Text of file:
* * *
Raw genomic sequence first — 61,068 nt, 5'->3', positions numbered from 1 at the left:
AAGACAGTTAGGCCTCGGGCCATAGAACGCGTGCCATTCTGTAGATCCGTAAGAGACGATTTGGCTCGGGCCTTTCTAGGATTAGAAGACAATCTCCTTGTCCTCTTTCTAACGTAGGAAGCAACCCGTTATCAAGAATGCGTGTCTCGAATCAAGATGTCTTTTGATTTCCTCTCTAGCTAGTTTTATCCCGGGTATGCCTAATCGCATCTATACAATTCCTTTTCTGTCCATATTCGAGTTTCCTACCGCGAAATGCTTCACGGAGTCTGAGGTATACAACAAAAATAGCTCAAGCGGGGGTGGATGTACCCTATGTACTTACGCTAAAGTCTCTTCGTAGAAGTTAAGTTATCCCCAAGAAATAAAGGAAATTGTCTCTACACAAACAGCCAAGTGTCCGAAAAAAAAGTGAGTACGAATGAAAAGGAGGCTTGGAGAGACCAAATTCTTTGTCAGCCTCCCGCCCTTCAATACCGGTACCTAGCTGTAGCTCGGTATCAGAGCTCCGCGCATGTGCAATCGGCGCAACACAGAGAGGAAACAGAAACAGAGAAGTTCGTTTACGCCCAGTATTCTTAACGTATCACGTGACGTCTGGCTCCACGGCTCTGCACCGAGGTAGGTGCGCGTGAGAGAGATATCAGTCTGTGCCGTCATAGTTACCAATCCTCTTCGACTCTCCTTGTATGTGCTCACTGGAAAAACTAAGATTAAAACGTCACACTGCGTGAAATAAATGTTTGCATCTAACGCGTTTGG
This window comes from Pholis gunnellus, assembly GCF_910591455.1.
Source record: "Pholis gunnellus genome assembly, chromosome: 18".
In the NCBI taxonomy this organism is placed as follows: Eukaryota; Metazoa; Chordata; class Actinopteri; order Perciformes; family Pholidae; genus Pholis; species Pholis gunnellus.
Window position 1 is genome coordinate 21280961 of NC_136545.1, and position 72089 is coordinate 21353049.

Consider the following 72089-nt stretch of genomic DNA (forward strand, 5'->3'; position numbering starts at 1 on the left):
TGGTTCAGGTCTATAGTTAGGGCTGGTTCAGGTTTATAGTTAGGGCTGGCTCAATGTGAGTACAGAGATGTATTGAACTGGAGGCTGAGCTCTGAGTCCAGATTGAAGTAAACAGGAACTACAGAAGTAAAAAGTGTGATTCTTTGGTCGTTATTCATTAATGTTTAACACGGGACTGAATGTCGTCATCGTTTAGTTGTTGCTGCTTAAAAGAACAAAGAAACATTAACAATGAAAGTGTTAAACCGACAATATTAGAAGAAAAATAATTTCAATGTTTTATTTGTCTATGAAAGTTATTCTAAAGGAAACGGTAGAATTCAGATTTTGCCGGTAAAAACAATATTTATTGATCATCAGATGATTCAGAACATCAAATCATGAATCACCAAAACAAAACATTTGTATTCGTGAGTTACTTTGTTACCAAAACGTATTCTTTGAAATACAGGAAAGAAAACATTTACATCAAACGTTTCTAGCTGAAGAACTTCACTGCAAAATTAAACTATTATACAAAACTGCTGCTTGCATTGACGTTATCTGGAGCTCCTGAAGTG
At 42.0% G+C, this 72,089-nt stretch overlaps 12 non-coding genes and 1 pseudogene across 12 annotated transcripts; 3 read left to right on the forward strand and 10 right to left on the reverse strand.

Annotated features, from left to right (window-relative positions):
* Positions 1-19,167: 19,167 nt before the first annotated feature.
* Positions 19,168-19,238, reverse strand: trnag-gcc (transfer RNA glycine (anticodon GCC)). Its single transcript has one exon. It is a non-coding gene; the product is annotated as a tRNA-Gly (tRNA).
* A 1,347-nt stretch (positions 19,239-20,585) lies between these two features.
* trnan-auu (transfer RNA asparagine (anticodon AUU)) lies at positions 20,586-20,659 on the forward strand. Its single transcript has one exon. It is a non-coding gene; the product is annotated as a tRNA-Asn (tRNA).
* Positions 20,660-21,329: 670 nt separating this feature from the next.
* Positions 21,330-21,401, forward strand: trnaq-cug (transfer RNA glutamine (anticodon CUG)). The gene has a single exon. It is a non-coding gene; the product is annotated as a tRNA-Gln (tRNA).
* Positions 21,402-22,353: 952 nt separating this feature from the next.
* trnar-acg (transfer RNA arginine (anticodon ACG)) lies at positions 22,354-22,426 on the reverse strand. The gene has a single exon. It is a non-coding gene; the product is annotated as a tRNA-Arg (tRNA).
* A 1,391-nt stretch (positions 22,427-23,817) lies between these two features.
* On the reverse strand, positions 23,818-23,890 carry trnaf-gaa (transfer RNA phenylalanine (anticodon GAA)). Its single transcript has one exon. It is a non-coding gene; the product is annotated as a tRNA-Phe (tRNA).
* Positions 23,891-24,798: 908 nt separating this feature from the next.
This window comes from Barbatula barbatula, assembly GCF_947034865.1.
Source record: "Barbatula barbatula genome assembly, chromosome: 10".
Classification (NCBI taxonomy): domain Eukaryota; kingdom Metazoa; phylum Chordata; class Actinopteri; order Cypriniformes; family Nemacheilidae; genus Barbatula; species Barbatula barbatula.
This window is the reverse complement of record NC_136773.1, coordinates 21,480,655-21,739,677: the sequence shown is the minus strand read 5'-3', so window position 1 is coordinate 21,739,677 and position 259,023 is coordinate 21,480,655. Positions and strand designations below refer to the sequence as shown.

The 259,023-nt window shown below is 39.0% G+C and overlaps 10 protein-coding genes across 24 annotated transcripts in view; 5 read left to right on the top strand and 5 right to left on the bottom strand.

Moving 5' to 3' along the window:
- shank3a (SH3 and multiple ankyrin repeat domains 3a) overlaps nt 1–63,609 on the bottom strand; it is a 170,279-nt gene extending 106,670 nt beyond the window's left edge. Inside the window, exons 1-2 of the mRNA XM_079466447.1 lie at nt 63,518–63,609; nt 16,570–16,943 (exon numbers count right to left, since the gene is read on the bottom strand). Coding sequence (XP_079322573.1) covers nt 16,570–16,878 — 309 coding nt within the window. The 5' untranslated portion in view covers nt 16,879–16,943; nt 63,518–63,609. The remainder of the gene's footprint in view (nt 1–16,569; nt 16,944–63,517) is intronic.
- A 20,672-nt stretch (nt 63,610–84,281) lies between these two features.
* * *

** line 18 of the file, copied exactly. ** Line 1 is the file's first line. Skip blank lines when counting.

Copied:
* trnar-acg (transfer RNA arginine (anticodon ACG)) lies at positions 22,354-22,426 on the reverse strand. The gene has a single exon. It is a non-coding gene; the product is annotated as a tRNA-Arg (tRNA).